Feminist experiences: a response to Smaranda Aldea and Amy Allen
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I would like to begin by thanking Amy and Smaranda for their careful reading of and thoughtful comments on my book. Unfortunately, I will not be able to address all of their concerns in this short response. I will focus on what I take to be their main lines of criticism beginning with Smaranda’s defense of what she calls transcendental phenomenology. Her comments concern the second part of the book, which engages with feminist phenomenology and comprises chapters four, five, and six. I will then turn to Amy’s comments, which concern mainly the third part of the book on feminist politics. This part comprises chapters seven, eight, and nine.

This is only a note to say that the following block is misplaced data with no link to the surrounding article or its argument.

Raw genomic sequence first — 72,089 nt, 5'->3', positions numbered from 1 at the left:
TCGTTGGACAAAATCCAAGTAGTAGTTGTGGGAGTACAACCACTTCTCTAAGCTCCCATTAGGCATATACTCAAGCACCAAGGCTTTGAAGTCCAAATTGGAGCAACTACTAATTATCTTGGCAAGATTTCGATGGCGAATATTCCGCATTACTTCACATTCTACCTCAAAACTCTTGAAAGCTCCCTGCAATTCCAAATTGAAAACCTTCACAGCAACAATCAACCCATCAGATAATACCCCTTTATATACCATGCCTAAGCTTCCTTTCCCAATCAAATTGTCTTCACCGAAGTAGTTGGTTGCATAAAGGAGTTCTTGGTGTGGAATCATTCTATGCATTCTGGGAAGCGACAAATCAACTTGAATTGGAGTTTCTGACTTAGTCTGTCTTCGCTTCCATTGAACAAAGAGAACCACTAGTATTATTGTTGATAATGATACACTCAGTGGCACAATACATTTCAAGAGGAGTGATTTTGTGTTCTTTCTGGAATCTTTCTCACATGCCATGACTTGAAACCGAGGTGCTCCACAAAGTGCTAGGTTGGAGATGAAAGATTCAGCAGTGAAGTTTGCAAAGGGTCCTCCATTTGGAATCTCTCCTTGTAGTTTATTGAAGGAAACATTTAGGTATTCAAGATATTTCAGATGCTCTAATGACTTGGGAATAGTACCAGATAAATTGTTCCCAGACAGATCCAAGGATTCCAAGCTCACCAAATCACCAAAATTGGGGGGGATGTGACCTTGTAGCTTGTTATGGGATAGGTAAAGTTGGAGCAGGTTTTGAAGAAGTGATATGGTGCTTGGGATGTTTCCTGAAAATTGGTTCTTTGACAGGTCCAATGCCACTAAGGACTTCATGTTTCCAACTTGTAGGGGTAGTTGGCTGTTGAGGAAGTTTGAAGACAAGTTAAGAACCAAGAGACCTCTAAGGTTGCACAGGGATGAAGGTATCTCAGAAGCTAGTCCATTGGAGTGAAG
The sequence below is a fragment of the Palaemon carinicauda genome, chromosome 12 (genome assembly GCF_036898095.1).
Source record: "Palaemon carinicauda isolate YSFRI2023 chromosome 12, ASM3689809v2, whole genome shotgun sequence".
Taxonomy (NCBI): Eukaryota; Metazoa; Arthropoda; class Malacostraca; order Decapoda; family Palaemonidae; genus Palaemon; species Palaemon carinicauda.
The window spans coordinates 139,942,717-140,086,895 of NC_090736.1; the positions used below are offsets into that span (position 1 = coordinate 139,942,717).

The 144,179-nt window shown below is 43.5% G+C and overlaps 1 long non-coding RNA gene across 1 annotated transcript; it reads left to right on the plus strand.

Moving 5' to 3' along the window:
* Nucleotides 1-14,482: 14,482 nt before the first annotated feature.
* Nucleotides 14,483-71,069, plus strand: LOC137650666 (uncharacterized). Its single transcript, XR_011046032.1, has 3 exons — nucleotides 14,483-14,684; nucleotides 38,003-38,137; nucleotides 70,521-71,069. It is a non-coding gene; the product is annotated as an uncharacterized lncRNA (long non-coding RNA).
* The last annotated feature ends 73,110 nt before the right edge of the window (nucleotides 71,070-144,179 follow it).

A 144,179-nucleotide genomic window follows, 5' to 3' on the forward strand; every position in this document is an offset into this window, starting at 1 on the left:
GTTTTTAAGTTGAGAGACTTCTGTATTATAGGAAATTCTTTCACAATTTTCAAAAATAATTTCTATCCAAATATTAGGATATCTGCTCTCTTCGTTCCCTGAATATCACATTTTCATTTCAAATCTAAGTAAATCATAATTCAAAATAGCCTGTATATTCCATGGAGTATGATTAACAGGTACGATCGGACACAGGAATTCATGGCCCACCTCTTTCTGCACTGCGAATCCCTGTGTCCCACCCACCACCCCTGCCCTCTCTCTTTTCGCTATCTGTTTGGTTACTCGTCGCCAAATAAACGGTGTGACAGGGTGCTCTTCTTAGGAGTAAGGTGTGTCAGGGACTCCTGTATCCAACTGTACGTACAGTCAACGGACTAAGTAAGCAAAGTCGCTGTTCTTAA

I want to make clear what my aims are in the second part of the book. I am not aiming to provide a comprehensive study of Husserl’s thought. I readily acknowledge that there are many texts and manuscripts by Husserl that I do not refer to and that I have not even read. But this is not a book on Husserl or even on phenomenology;...
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